“We are in a ‘hudna’ (truce) until January 26,” senior Palestinian official Nabil Shaath told reporters at a recent briefing.
“But this political ceasefire will end on January 26,” he said, referring to a deadline set by the international peacemaking Quartet, giving the parties 90 days to submit comprehensive proposals on territory and security.
“If on the 26th Israel does not come up with a freeze of the settlements and talks based on the 1967 borders, we will continue our international drive,” said Shaath, a senior figure in president Mahmud Abbas’ ruling Fatah movement.
Palestinian negotiators say they have laid out their proposals and suggestions in response to the Quartet’s proposition and they accuse Israel of failing to reciprocate.
But Israel is reluctant to show its hand except in the framework of direct negotiations, which they say the Palestinians are “boycotting.”
“The Quartet has called for the resumption of direct peace talks between Israelis and Palestinians. In the framework of those direct talks, the Quartet has specific ideas on how to move forward,” said Mark Regev, spokesman for Israeli Prime Minister Benjamin Netanyahu.
“Israel has accepted the route laid out by Quartet, it is the Palestinian side that refuses to meet with Israel in face-to-face negotiations,” he said.
The Quartet’s latest attempt to resuscitate talks was announced on September 23, just hours after the Palestinians submitted a formal request for full state membership at the United Nations.
Both sides welcomed the loosely worded proposal, but with completely different interpretations, prompting each camp to blame the other for the failure to resume talks.
But the Palestinians have low expectations of the Quartet, which groups top diplomats from the United States, the European Union, Russia and the United Nations, which they see as dominated by Washington.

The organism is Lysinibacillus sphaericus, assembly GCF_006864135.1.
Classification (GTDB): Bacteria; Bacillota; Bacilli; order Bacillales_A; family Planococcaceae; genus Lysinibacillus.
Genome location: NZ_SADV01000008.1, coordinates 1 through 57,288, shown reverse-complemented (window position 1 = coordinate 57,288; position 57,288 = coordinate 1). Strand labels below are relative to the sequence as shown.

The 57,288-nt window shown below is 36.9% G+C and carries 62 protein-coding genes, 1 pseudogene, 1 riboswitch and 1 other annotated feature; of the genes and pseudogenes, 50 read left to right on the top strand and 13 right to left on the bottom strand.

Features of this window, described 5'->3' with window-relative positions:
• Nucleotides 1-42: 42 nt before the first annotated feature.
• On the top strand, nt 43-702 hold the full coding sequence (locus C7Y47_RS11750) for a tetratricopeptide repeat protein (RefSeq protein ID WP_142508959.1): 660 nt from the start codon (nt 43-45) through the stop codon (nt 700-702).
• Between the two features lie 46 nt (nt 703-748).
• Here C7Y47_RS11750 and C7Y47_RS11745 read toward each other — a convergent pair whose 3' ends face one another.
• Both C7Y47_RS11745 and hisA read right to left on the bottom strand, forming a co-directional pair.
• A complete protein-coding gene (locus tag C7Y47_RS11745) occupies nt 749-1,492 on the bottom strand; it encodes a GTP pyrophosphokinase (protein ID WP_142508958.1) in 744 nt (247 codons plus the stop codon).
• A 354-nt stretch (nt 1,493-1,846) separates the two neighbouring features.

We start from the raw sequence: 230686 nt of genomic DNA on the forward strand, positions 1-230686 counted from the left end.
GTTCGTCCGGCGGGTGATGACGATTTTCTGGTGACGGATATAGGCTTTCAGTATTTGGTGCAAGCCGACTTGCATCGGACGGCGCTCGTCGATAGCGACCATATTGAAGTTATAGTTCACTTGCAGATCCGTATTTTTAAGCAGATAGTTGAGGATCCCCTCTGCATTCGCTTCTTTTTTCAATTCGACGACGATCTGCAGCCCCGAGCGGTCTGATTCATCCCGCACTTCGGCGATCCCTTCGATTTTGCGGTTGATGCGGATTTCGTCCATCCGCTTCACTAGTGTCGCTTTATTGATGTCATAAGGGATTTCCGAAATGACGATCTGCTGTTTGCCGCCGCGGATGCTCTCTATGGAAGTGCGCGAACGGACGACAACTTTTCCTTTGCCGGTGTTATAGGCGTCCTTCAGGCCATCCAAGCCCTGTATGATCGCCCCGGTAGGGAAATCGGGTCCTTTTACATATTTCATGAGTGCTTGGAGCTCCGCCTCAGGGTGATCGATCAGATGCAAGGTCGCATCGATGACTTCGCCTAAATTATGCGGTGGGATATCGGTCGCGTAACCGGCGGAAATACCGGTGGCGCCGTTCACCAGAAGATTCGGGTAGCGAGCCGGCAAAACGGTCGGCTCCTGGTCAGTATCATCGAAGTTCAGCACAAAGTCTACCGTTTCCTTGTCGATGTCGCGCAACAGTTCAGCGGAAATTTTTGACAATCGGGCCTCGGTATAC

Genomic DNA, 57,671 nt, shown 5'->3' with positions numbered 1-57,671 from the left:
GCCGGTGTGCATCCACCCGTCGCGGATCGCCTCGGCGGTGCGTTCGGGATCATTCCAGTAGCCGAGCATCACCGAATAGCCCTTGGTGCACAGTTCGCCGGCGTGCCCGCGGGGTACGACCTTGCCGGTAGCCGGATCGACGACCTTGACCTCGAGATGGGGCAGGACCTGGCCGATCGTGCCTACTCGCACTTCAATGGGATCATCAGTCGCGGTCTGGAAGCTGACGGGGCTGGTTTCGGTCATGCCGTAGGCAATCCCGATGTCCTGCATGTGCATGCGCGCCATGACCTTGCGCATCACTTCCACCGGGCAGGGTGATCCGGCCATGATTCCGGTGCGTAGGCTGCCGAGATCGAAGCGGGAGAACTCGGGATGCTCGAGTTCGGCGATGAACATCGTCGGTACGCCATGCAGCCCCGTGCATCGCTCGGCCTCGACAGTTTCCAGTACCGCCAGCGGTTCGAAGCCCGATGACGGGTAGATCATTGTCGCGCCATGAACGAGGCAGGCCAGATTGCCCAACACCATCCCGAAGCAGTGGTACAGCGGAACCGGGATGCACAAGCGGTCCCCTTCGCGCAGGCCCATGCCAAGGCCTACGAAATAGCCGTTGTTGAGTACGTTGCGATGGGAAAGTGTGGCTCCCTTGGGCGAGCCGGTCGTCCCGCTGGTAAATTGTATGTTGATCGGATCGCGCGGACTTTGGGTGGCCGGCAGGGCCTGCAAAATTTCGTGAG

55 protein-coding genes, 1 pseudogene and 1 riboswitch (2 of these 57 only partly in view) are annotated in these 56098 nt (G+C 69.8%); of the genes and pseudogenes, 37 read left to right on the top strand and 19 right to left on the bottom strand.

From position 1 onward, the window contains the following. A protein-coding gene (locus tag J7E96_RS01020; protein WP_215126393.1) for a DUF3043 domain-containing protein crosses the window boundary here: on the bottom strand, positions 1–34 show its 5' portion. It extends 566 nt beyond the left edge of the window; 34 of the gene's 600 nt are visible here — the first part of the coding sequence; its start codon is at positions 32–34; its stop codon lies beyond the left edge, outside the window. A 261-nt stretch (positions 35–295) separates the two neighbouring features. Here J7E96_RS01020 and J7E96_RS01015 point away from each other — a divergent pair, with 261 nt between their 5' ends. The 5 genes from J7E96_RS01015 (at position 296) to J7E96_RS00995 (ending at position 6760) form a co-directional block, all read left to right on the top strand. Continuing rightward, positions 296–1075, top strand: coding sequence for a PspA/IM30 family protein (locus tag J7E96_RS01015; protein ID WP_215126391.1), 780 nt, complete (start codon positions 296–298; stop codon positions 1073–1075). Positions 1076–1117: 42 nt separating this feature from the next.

And they also have little faith in its envoy Tony Blair, who has been accused by Shaath of sometimes talking “like an Israeli diplomat.”
“It’s not a Quartet, it’s a ‘one-tet’,” joked Husam Zomlot, Fatah’s international affairs adviser, slamming Washington’s “total monopoly” on the peace process.
“If we don’t snatch it (back) now, the two-state solution is dead,” he said.
“Israel is so keen on sustaining the status quo, in keeping things as they are. For too long, for 20 years, Israel has maintained the status quo.
“This not going anywhere,” he said, referring to peace talks which began in Madrid in 1991 and which led to the Oslo Accords two years later, but which since then, have done little to end the conflict.
It is an assessment shared by many in the Palestinian leadership. “We see the process, but not peace,” say officials at Abbas’s Muqataa presidential headquarters in Ramallah.
“Only the first five years were genuine, until the death of (Prime Minister Yitzhak) Rabin” who was shot dead by a Jewish extremist in 1995, says Shaath.
“Since then, the peace process is dead — there has not been any progress. The settlements never stopped, the grabbing of land never stopped,” he said.
“While negotiating, Israel has deepened the colonisation of the land,” Shaath said.
Negotiator Mohammed Shtayeh agrees. “We have been taken nowhere,” he said earlier this month. “The political negotiation has been used to maintain the status quo.”
With peace negotiations deadlocked for more than a year and a keen desire to break the status quo, the Palestinians are doing whatever they can to push for implementation of a two-state solution to the conflict, Shaath said.
“We have no alternative but to go to the UN,” he said. “It is the only alternative. All the other options are extending the conflict forever.”
A return to violence was not an option.
“We Palestinians will never let that happen again because we paid the price in blood. We are not going to allow violence to come back.”
The other top priority was to ensure the establishment of unity between the rival Palestinian national factions under the umbrella of the Palestine Liberation Organisation.
One of the toughest challenges is bridging the years-long divide between Fatah and Hamas, the Islamist movement which rules Gaza and which could soon join the PLO — the body which is internationally recognised as the only legitimate representative of the Palestinian people.
“The train for reconciliation has left the station,” Shtayeh said.
“It’s a bit slow but it will happen. The reconciliation is serious.”
(www.australiansforpalestine.net / 28.12.2011)